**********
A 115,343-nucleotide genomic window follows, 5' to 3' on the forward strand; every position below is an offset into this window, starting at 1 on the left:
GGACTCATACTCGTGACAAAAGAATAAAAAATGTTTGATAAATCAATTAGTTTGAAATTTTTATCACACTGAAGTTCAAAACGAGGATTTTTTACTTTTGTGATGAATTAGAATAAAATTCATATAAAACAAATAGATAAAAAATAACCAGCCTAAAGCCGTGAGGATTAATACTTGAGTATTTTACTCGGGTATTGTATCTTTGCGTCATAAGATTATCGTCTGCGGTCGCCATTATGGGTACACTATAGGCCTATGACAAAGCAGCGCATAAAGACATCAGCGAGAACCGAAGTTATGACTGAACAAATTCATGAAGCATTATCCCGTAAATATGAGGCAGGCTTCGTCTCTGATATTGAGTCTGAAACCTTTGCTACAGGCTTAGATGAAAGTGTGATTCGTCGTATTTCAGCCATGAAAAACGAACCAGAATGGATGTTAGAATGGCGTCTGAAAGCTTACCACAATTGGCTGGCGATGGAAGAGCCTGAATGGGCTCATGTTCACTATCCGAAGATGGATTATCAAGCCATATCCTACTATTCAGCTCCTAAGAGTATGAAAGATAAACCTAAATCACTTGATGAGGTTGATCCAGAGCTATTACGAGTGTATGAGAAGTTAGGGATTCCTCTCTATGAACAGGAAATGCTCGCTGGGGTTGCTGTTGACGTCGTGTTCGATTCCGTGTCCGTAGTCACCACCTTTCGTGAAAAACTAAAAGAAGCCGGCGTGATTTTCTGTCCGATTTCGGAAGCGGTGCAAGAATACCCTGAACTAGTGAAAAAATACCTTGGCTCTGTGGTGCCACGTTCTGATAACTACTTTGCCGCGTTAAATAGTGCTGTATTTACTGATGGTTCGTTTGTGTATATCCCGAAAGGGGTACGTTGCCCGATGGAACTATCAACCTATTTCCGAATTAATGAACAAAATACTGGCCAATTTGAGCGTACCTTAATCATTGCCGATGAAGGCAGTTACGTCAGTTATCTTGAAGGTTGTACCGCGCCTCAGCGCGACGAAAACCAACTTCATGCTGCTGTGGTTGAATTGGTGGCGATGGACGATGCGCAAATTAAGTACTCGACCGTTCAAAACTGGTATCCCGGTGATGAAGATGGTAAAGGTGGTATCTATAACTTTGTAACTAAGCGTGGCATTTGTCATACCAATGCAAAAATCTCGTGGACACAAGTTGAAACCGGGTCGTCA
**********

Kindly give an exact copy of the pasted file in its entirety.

A 115,343-nucleotide genomic window follows, 5' to 3' on the forward strand; every position below is an offset into this window, starting at 1 on the left:
GGACTCATACTCGTGACAAAAGAATAAAAAATGTTTGATAAATCAATTAGTTTGAAATTTTTATCACACTGAAGTTCAAAACGAGGATTTTTTACTTTTGTGATGAATTAGAATAAAATTCATATAAAACAAATAGATAAAAAATAACCAGCCTAAAGCCGTGAGGATTAATACTTGAGTATTTTACTCGGGTATTGTATCTTTGCGTCATAAGATTATCGTCTGCGGTCGCCATTATGGGTACACTATAGGCCTATGACAAAGCAGCGCATAAAGACATCAGCGAGAACCGAAGTTATGACTGAACAAATTCATGAAGCATTATCCCGTAAATATGAGGCAGGCTTCGTCTCTGATATTGAGTCTGAAACCTTTGCTACAGGCTTAGATGAAAGTGTGATTCGTCGTATTTCAGCCATGAAAAACGAACCAGAATGGATGTTAGAATGGCGTCTGAAAGCTTACCACAATTGGCTGGCGATGGAAGAGCCTGAATGGGCTCATGTTCACTATCCGAAGATGGATTATCAAGCCATATCCTACTATTCAGCTCCTAAGAGTATGAAAGATAAACCTAAATCACTTGATGAGGTTGATCCAGAGCTATTACGAGTGTATGAGAAGTTAGGGATTCCTCTCTATGAACAGGAAATGCTCGCTGGGGTTGCTGTTGACGTCGTGTTCGATTCCGTGTCCGTAGTCACCACCTTTCGTGAAAAACTAAAAGAAGCCGGCGTGATTTTCTGTCCGATTTCGGAAGCGGTGCAAGAATACCCTGAACTAGTGAAAAAATACCTTGGCTCTGTGGTGCCACGTTCTGATAACTACTTTGCCGCGTTAAATAGTGCTGTATTTACTGATGGTTCGTTTGTGTATATCCCGAAAGGGGTACGTTGCCCGATGGAACTATCAACCTATTTCCGAATTAATGAACAAAATACTGGCCAATTTGAGCGTACCTTAATCATTGCCGATGAAGGCAGTTACGTCAGTTATCTTGAAGGTTGTACCGCGCCTCAGCGCGACGAAAACCAACTTCATGCTGCTGTGGTTGAATTGGTGGCGATGGACGATGCGCAAATTAAGTACTCGACCGTTCAAAACTGGTATCCCGGTGATGAAGATGGTAAAGGTGGTATCTATAACTTTGTAACTAAGCGTGGCATTTGTCATACCAATGCAAAAATCTCGTGGACACAAGTTGAAACCGGGTCGTCA